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46

It's Thai, but it's a relatively new dish as it doesn't date back when the country was called Siam, and it uses Chinese style noodles and preparation (with Thai flavors). There was a coup against the monarchy in 1932; in 1938 Plaek Phibunsongkhram (aka Phibun) came to power as prime minister. Phibun ordered the creation of a new national dish, "Gway Teow ...


17

It's true. I've done it quite a few times, before the 'no boil' packaged varieties were commonly available (if they even existed ... this was ~15 years ago) Unfortunately, I haven't done it for many years, so I'm quite out of practice. (found out I had a problem with dairy, so lasagne isn't something I make anymore) From what I remember, you needed to ...


17

Par-boiling the noodles at home would allow you to finish cooking them with just hot water. I would boil your chosen noodles 2 minutes under the package recommended time. Then rinse and chill the noodles and toss with a bit of oil and chill it. Take this to work in an insulated bag with an ice pack. A "saucy" noodle dish would be simpler to prepare at the ...


16

The short answer is yes, they can come in a curly form. There are several types of fresh noodle used in Rāmen, which can be classified mainly according to thickness and shape. Noodles are classified in shape into the straight sutorēto-men (ストレート麺), the curly chijire-men(縮れ面), and the more rare flat hirauchi-men(平打ち麺) . With the exception of the flat type, ...


15

OK I can read Chinese and let me tell you the answer: the noodles you bought are made by eggs. They're not made by rice. (FYI, there are TWO kinds noodles called "Rice Noodles", they are actually made by rice. The two kinds varies in thickness). You can first make soup noodles to grasp the texture of the noodles you bought. Try undercook and overcook a bit, ...


13

Looking at your recipe I see two issues: Two eggs plus 1/4 cup extra liquid is likely too much for one cup of flour. My rule of thumb is one egg per 100g flour (that's the "cheap" version from the "poorer" regions that requires a bit extra liquid, more on this later). One cup of flour is about 120 g, so I would guestimate 5/6 of a cup. But you can wing it a ...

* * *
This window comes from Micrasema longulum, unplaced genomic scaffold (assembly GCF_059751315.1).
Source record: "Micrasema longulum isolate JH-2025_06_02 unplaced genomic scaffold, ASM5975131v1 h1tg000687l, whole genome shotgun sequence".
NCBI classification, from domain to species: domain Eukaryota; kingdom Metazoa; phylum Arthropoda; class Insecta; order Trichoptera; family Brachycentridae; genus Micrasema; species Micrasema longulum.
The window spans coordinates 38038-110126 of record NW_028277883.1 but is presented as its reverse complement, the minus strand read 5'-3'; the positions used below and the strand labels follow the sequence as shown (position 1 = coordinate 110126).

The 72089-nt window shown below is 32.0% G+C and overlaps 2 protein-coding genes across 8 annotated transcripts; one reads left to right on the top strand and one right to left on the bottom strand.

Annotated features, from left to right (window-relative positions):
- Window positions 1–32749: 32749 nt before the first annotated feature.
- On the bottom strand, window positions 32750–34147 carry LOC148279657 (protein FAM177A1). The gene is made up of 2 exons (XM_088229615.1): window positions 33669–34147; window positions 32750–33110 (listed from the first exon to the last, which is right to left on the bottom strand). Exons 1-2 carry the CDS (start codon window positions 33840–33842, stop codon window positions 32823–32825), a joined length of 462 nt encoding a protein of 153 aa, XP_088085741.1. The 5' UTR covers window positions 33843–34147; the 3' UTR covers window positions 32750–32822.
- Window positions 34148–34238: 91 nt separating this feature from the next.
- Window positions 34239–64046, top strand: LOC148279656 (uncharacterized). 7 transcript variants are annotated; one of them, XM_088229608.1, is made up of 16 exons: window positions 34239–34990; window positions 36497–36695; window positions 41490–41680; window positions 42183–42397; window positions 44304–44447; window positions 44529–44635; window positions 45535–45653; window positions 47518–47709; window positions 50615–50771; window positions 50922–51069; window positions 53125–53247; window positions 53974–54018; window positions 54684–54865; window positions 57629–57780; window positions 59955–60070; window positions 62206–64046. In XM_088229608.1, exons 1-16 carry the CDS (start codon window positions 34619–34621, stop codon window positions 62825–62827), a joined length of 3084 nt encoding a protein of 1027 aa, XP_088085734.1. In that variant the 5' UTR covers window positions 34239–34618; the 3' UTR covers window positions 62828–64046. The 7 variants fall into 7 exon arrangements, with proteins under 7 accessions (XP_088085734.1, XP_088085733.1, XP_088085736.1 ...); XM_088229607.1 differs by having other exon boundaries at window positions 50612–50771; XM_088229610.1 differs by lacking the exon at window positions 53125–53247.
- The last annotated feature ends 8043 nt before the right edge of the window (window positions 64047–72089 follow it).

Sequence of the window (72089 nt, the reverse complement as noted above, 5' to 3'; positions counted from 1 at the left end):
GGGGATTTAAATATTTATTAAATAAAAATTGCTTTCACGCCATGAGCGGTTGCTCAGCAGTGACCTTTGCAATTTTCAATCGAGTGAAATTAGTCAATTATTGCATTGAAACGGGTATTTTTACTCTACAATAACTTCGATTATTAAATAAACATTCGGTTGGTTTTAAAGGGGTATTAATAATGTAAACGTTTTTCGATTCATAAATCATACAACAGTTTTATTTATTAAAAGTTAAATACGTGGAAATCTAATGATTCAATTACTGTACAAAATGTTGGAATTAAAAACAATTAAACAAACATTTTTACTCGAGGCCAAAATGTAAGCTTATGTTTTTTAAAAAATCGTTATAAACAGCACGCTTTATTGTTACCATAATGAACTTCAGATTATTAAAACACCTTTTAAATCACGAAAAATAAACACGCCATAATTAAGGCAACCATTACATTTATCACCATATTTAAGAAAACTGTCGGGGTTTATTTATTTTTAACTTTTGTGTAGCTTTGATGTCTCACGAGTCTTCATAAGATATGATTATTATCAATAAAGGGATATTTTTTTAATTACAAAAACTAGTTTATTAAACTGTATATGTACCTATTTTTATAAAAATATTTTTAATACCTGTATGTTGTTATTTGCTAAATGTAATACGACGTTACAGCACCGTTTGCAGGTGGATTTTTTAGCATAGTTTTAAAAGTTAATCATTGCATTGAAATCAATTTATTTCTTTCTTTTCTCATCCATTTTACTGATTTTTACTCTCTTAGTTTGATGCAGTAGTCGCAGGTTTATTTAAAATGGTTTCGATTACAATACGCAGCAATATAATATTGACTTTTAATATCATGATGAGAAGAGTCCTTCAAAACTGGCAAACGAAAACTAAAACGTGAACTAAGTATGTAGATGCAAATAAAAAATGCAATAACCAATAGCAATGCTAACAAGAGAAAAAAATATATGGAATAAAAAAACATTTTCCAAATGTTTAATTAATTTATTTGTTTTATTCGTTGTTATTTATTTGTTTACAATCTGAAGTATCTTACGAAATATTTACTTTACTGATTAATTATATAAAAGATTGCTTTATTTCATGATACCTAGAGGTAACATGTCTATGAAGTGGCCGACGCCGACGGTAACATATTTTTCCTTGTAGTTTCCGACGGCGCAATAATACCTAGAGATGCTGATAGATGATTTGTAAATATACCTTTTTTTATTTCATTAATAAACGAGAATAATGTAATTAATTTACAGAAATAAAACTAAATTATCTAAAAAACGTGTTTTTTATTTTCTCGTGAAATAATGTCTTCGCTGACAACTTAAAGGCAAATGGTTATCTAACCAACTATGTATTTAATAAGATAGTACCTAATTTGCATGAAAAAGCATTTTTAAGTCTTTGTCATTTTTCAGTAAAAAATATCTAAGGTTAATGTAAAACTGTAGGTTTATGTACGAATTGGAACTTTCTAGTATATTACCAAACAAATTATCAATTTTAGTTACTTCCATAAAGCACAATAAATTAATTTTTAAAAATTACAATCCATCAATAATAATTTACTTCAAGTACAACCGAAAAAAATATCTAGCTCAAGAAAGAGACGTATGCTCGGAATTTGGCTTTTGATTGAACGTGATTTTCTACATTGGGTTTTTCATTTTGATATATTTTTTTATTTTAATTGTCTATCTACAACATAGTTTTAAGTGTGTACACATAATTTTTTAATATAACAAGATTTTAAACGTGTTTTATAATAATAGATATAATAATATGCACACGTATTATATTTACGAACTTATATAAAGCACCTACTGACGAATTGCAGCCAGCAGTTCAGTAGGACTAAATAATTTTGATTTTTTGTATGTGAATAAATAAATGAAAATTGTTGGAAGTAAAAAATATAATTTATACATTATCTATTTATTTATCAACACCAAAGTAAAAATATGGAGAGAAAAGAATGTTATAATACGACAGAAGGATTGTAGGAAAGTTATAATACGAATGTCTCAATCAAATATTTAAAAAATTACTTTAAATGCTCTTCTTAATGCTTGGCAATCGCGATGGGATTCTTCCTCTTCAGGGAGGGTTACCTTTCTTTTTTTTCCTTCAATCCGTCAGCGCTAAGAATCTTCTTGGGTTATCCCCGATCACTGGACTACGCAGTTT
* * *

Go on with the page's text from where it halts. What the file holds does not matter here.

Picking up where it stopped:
12

Round lo mein noodles look veeeeery similar to spaghetti: Spaghetti Lo mein The biggest difference, ingredient-wise is that dried pasta (mostly?) does not contain eggs and lo mein noodles do. I know that at least once shopping mall food court chinese food place I've eaten from uses spaghetti for their lo mein. It's kind of obvious, but it's not bad. I ...


10

I think the problem here is that the definitions overlap quite a bit, which is always a good cause for confusion. Pasta is defined as shaped dough made of Durum wheat and boiled in water. That is the traditional pasta in my opinion. Noodles are uaully long and thin, and can be made of any starchy material, like rice or even beans. Basically, things like ...


10

Usually it's best to cook dried noodles in boiling water, and drain and rinse them in cold water when they are done. This does a couple of things: helps ensure that the noodle is equally cooked all the way through (instead of getting overcooked on the outside by the time the centre is cooked). by using separate water, you don't fill your broth with starch, ...


10

If it were me, I'd cook the pasta seperately (possibly in some of the broth), and only combine them just before it was to go out in the buffet. You might also want to take a look at How do canned soup companies keep their noodles from absorbing all the liquid in the can?


9

Pasta (by which I infer you mean dried, Italian-style semolina pasta) is edible raw, right out of the package. It is not, however, palatable. If you soak it in water, it will hydrate and soften over time, but that is not the same as cooking it. True cooking also cooks the proteins and takes away that raw starchy taste. There is no way to achieve that ...


9

Another option is Smoked Paprika. As Jolene wisely cautions, those liquid smoke products are very strong. And even though it might be "natural" smoke flavor, it can lend a "synthetic" taste to delicate foods. Smoked Paprika has a much more subtle smokiness. Of course, it will also add color and additional flavor of its own. It sounds to me like this would ...


8

To add smoky flavor, you can add a drop of liquid smoke. Do it drop by drop - be careful, it's easy to use too much and not be able to taste anything else. Liquid smoke is actually made by distilling smoke and it really does add a flavor much like putting the food in a smoker (or a big fire).


7

I think those are chow fun noodles, cut them to the desired size if not already cut, soak it in cool water for about 7-15 mins then hand unroll them. That how I was taught anyways. The packaging looks tight too so possibly cut the sides off too, should help it stop from clumping and allow the water to penetrate and separate them.


7